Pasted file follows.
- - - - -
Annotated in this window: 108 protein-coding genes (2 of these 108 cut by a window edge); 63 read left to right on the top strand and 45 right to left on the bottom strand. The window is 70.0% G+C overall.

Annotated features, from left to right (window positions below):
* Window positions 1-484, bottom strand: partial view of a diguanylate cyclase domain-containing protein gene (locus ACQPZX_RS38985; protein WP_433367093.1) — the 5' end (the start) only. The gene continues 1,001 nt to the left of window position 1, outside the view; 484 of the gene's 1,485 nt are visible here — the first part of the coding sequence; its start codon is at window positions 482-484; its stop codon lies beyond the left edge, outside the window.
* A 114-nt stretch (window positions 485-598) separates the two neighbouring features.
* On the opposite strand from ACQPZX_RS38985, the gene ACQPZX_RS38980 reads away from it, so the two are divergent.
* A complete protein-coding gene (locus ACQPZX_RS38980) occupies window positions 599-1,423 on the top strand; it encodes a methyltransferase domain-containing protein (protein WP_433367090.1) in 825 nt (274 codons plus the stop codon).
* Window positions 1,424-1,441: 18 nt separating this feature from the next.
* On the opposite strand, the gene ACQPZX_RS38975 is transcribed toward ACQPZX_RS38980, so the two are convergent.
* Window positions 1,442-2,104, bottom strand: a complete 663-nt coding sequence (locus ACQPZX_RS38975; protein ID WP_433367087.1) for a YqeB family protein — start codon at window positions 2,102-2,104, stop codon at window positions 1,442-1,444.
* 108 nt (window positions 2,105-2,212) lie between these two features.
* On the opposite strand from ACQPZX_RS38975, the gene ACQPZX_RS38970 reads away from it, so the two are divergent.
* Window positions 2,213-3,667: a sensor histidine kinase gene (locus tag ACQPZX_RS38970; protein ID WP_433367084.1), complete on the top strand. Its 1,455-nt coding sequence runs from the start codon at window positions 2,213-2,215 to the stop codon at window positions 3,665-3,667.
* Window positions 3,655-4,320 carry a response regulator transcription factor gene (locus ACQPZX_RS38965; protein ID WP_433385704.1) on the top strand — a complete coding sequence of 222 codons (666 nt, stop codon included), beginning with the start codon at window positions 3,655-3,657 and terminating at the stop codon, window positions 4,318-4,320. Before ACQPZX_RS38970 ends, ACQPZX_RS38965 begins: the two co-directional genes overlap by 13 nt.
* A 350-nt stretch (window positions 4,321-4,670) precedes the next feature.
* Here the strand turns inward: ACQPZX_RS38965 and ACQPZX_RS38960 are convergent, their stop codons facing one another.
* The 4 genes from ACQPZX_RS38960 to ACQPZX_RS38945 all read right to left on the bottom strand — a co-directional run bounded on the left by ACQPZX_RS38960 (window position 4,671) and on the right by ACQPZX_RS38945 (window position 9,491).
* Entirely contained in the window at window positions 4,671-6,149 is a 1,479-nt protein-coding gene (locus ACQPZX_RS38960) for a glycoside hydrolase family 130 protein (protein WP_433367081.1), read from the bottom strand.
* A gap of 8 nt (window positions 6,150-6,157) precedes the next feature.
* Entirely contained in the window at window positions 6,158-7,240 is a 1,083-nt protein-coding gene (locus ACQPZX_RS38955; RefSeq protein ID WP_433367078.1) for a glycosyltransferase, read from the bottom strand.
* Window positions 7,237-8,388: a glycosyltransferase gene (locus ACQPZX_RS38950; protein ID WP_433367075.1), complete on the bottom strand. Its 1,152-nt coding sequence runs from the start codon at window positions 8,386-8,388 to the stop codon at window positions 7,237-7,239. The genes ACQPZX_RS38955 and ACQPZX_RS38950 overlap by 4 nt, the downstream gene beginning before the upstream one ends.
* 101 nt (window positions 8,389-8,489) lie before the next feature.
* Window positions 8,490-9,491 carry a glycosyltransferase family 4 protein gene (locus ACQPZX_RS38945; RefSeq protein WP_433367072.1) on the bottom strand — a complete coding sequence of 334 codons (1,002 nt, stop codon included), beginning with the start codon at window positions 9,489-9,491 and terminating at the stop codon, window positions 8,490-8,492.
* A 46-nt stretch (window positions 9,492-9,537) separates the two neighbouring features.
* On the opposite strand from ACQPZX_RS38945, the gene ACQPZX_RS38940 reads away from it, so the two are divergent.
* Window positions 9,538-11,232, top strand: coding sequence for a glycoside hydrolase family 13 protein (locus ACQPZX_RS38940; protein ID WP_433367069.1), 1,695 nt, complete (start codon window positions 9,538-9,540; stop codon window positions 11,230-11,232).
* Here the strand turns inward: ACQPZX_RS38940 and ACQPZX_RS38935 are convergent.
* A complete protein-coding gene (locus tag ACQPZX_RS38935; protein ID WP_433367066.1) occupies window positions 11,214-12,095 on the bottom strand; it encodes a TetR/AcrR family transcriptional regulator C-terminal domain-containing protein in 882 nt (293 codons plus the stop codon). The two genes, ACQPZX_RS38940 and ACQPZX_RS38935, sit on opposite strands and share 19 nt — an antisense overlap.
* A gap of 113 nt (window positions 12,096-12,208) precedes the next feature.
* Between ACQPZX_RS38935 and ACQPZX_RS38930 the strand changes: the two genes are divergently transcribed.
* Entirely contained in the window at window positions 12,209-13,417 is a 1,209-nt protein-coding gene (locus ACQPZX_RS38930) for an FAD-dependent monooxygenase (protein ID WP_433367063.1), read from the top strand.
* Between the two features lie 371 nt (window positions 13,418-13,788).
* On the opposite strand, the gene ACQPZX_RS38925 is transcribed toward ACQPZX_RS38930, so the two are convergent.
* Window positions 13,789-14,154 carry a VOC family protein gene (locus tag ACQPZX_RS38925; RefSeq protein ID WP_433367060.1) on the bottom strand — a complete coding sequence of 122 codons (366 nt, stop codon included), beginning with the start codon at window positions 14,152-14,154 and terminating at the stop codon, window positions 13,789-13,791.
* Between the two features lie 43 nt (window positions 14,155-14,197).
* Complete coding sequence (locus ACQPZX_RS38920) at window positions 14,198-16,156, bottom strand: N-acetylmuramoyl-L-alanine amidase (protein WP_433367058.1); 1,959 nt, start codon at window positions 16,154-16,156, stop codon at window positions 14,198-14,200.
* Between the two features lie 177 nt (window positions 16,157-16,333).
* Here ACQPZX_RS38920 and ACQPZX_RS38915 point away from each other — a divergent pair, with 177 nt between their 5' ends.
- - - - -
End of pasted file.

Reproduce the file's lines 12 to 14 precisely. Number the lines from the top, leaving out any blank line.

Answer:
* Window positions 2,213-3,667: a sensor histidine kinase gene (locus tag ACQPZX_RS38970; protein ID WP_433367084.1), complete on the top strand. Its 1,455-nt coding sequence runs from the start codon at window positions 2,213-2,215 to the stop codon at window positions 3,665-3,667.
* Window positions 3,655-4,320 carry a response regulator transcription factor gene (locus ACQPZX_RS38965; protein ID WP_433385704.1) on the top strand — a complete coding sequence of 222 codons (666 nt, stop codon included), beginning with the start codon at window positions 3,655-3,657 and terminating at the stop codon, window positions 4,318-4,320. Before ACQPZX_RS38970 ends, ACQPZX_RS38965 begins: the two co-directional genes overlap by 13 nt.
* A 350-nt stretch (window positions 4,321-4,670) precedes the next feature.